Barnsley Brown holds a BA from Wake Forest University (Magna Cum Laude), an MSc from the University of Edinburgh, Scotland, and a PhD from the University of North Carolina at Chapel Hill. Dr. Brown has taught at Wake Forest University, Duke University, and UNC-Chapel Hill, and brings over fifteen years of teaching excellence to her work with individuals and groups.

To register for this workshop, contact Bruce Naegelen, Downtown Development Coordinator at 553-1545 or

Monday, September 11, 2006

Downtown Clayton Calendar of Events

Remember, it is always best to call the venue or contact number for the latest updates!

Wednesday, September 13-17
MAIN STREET, Downtown Clayton: HARVEST FESTIVAL, sponsored by the Clayton Area Chamber of Commerce. 553-6352

Thursday, September 14
THE FLIPSIDE 408 E Second Street, 553-0123: singer-songwriter Brenda Linton 7:00 pm – 9:00 pm

Friday, September 15
THE FLIPSIDE 408 E Second Street, 553-0123: Mister Mustard (acoustic-rock) 9:00 pm – 12:00 am

Saturday, September 16
THE FLIPSIDE 408 E Second Street, 553-0123: Singer-songwriter Tracy Comer 9:00 pm – 12:00 am

Wednesday, September 20
THE PINK TEACUP 335 E Main Street 550-9600: Tea Tasting Event 6:00 pm-8:00 pm

Thursday, September 21
THE FLIPSIDE 408 E Second Street, 553-0123: Singer-songwriter, Doug Kwartler 7:00 pm - 9:00

Friday, September 22
THE FLIPSIDE 408 E Second Street, 553-0123: The Coty Rivers Band (acoustic-rock) 9:00 pm – Midnight

Saturday, September 23
CLAYTON CENTER LOBBY: Vinyl Records Show & Expo 10:00 am – 5:00 pm. Admission is $3.00 ($2 with coupon) for more information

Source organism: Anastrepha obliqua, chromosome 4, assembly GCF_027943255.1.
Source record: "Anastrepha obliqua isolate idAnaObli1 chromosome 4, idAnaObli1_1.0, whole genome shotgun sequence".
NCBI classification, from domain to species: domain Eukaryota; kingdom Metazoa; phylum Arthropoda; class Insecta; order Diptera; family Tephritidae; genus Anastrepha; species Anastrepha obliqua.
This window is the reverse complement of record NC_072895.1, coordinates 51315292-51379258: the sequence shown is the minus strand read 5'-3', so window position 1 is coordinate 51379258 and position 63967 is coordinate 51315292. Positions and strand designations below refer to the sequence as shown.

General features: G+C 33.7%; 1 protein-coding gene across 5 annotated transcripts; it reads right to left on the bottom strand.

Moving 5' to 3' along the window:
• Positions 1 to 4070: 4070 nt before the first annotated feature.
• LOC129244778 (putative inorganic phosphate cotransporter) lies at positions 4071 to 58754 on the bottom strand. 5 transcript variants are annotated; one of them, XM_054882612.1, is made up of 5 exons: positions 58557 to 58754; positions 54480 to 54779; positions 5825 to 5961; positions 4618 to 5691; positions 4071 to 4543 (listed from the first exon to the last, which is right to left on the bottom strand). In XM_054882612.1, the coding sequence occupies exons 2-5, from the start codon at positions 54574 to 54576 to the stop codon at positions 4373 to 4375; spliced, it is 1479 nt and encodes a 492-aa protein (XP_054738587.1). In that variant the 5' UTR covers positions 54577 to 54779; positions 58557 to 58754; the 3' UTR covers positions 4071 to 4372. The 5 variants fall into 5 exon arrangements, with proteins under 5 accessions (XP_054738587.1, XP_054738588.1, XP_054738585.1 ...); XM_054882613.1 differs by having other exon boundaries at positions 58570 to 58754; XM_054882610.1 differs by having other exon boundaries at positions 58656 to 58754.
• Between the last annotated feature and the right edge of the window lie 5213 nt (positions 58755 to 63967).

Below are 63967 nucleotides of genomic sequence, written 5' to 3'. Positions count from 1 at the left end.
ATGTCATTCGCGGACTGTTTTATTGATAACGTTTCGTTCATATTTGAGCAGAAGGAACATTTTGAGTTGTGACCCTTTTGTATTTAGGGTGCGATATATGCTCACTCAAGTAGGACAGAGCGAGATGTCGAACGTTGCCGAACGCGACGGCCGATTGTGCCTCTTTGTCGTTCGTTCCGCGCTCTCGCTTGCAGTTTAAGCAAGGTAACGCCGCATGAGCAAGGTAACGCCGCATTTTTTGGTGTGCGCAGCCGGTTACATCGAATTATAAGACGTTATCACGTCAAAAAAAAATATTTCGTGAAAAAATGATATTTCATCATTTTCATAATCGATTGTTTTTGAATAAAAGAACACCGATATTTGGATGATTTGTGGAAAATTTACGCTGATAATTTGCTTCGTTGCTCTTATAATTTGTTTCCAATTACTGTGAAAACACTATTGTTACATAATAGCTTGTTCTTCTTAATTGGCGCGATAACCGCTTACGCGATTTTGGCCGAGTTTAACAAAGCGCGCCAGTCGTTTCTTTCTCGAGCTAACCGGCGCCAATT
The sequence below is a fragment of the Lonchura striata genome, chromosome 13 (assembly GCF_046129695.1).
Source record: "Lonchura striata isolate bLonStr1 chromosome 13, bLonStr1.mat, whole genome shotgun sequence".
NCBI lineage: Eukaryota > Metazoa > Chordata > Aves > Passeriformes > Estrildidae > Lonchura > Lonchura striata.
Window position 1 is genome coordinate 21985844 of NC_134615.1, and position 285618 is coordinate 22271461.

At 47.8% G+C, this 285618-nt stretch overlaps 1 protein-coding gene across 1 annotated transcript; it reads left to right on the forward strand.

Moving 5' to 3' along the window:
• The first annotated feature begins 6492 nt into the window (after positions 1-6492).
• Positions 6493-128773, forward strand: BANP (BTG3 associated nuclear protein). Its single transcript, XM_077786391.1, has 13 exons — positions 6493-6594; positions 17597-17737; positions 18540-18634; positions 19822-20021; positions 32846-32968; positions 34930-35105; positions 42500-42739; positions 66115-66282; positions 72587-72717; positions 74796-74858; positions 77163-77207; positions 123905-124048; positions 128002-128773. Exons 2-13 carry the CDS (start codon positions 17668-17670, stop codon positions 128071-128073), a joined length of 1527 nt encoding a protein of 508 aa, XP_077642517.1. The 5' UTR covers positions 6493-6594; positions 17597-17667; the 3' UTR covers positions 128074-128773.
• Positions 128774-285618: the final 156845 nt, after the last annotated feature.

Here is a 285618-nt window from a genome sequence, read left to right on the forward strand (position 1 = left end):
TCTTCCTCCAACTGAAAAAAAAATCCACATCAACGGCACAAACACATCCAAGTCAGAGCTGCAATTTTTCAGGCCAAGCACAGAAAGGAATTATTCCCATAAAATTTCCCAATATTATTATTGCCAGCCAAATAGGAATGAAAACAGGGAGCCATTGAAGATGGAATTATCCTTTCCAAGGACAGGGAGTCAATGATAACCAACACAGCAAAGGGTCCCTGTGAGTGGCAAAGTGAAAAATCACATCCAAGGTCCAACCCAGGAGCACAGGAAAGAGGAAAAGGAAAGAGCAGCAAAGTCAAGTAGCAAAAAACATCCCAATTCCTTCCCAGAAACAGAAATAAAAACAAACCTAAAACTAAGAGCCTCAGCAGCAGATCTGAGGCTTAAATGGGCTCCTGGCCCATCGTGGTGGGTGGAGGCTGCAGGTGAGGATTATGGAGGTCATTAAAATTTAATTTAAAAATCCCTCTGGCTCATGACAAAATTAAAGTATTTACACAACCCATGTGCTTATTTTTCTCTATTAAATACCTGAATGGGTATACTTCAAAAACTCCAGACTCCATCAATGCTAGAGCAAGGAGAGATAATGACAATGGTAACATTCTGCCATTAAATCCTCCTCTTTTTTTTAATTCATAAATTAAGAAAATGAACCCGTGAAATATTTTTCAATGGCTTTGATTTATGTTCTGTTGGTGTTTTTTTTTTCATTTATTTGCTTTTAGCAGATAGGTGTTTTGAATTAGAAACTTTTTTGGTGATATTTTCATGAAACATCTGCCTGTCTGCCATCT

THE FLIPSIDE 408 E Second Street, 553-0123: Nobody’s Bizness (jazz/pop) 7:00 pm – 10:30 pm

Thursday, September 28
THE FLIPSIDE 408 E Second Street, 553-0123: Karaoke w/ DJ Ray (Elvis Theme) 8:30 pm – 11:30 pm

Friday, September 29
THE FLIPSIDE 408 E Second Street, 553-0123: DJ Dance Party 9:00 pm – Midnight

Saturday, September 30
THE FLIPSIDE 408 E Second Street, 553-0123: The Big Tippers (rock/blues) 9:00 pm – Midnight

Friday, September 08, 2006

Coconut Groove Band Concert in the Square A Success

The second concert of the “Concert in the Square Series” was much brighter than the first, according to Downtown Development Coordinator, Bruce Naegelen. “We were hoping for dry weather and received that and sunshine!” He said that approximately 500 people enjoyed the upbeat music of the Coconut Groove Band” between 5:30 pm – 8:30 pm on Thursday, August 24. Speaking for the Downtown Development Association, Naegelen said that, “We were once again pleased with the number of people and the varying age groups the concert attracted.” There were many young children and a number of folks in their 80’s, although the average age was probably around 45 years old. That may have had something to do with the music, which was a mixture of rock and popular music from the 1970’s and early 1980’s.

Naegelen said he is impressed with the work the town staff has put into making the Town Square attractive and functional for citizens to use the space for events and activities. “The flowers that were planted and the new Bermuda grass that was sprigged earlier this summer have made the Town Square an attractive and usable public space.” He added that Property Maintenance Supervisor Craig Wood and other Operations Center staff deserve a great deal of credit for helping make the concerts a success. “Without their assistance and ‘beyond the call of duty’ efforts, it would have been a struggle!”

Another concert has been tentatively scheduled for mid October, but with the weather and time changing, Naegelen said the format and day may be revised, “We may do a weekend afternoon concert – or maybe a couple of smaller, lunchtime concerts.” He said the Downtown Develop Association’s Promotion Committee is welcoming all suggestions and can contact him by email at or by phone at 553-1545.